According to the Catholic News Agency, when a nun’s body was recently excavated in Missouri, it appeared to be incorrupt. This led to a large number of pilgrims to the site to see the “incorrupt” body.
Sister Wilhelmina Lancaster, a 70-year-old nun, was responsible for establishing the Benedictine Sisters of Mary, Queen of the Apostles, and her body has been identified. Lancaster, who died on May 29, 2019, at 95, was recently reinterred in the chapel after her body was excavated, following a longstanding custom.
However, the news agency reported that Lancaster’s body showed no deterioration after being interred for four years in a wooden coffin without embalming.
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There Are No Explanations for Why the Body Didn’t Rot
The Catholic Church is aware of the situation and is investigating the circumstances surrounding Lancaster’s body—the Diocese of Kansas City-St. Joseph issued a statement saying it was committed to achieving a thorough inquiry.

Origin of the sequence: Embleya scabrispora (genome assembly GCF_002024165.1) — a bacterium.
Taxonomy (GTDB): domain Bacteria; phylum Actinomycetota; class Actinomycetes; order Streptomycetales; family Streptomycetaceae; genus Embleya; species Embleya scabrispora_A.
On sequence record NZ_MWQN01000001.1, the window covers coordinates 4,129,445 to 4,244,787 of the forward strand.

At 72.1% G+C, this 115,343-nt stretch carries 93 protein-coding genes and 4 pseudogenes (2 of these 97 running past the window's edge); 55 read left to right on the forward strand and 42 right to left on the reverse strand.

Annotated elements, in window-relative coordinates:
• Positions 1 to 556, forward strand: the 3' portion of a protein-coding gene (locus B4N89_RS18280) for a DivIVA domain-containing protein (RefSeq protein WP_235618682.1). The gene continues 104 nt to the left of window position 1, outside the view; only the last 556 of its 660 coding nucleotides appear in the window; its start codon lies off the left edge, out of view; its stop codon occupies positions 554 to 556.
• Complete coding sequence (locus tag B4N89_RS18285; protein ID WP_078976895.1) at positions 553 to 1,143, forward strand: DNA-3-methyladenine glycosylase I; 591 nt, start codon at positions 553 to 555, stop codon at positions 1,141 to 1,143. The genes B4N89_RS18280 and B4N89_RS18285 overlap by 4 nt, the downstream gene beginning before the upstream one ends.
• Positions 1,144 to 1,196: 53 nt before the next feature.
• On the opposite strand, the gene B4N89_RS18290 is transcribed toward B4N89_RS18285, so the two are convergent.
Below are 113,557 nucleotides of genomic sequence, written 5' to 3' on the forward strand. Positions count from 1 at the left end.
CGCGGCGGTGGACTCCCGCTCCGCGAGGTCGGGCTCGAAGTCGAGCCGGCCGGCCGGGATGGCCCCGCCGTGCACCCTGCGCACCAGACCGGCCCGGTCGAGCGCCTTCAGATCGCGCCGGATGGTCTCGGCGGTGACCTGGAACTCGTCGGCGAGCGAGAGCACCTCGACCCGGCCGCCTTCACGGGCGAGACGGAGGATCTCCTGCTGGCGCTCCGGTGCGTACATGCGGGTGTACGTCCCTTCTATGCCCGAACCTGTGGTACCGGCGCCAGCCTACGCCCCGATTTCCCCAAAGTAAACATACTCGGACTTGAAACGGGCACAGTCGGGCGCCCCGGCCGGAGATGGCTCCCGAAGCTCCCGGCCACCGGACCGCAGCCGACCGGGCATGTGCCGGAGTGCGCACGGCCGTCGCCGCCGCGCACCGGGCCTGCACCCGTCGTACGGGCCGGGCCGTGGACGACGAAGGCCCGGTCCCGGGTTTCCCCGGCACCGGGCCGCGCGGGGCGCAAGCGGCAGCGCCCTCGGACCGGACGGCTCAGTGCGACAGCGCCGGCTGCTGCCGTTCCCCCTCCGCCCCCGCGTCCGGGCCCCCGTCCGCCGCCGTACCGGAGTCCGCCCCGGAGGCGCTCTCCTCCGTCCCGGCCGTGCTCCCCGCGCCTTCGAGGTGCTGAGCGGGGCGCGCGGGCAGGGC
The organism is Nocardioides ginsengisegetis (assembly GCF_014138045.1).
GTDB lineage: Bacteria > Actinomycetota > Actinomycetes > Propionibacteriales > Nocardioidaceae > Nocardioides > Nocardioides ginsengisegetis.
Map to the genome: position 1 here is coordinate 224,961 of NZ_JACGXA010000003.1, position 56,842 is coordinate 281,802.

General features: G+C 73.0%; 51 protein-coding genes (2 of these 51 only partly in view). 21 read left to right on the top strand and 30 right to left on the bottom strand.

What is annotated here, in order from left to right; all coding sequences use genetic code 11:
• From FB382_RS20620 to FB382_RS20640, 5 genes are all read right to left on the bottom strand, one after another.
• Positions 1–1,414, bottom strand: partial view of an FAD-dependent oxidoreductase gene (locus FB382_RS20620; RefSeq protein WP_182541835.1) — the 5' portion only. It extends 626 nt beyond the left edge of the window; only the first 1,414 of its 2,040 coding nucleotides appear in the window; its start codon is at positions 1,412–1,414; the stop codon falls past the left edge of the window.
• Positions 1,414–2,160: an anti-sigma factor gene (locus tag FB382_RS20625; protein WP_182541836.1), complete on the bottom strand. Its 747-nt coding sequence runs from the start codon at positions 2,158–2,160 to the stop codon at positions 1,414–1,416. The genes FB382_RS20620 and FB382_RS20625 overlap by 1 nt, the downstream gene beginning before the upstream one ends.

The diocese claimed that the phenomenon of a corpse not rotting, which Catholics call “incorruptibility,” had been witnessed and confirmed before and is generally taken as evidence that the departed person deserves to be canonized as a saint.
However, the diocese also noted that Lancaster’s incorruptibility was highly unusual and that no steps had been taken toward his canonization.
— FOX 2 Detroit (@FOX2News) May 27, 2023
What Happened To Sister Wilhelmina Lancaster?
Lancaster, born into a Catholic household in Missouri, reportedly had a mystical encounter with Jesus at a young age and vowed to spend the rest of her life serving in the Christian priesthood.
Her established order would become well-known for its strict commitment to the Benedictine Rule and for popularizing Gregorian chant and hymn recordings.
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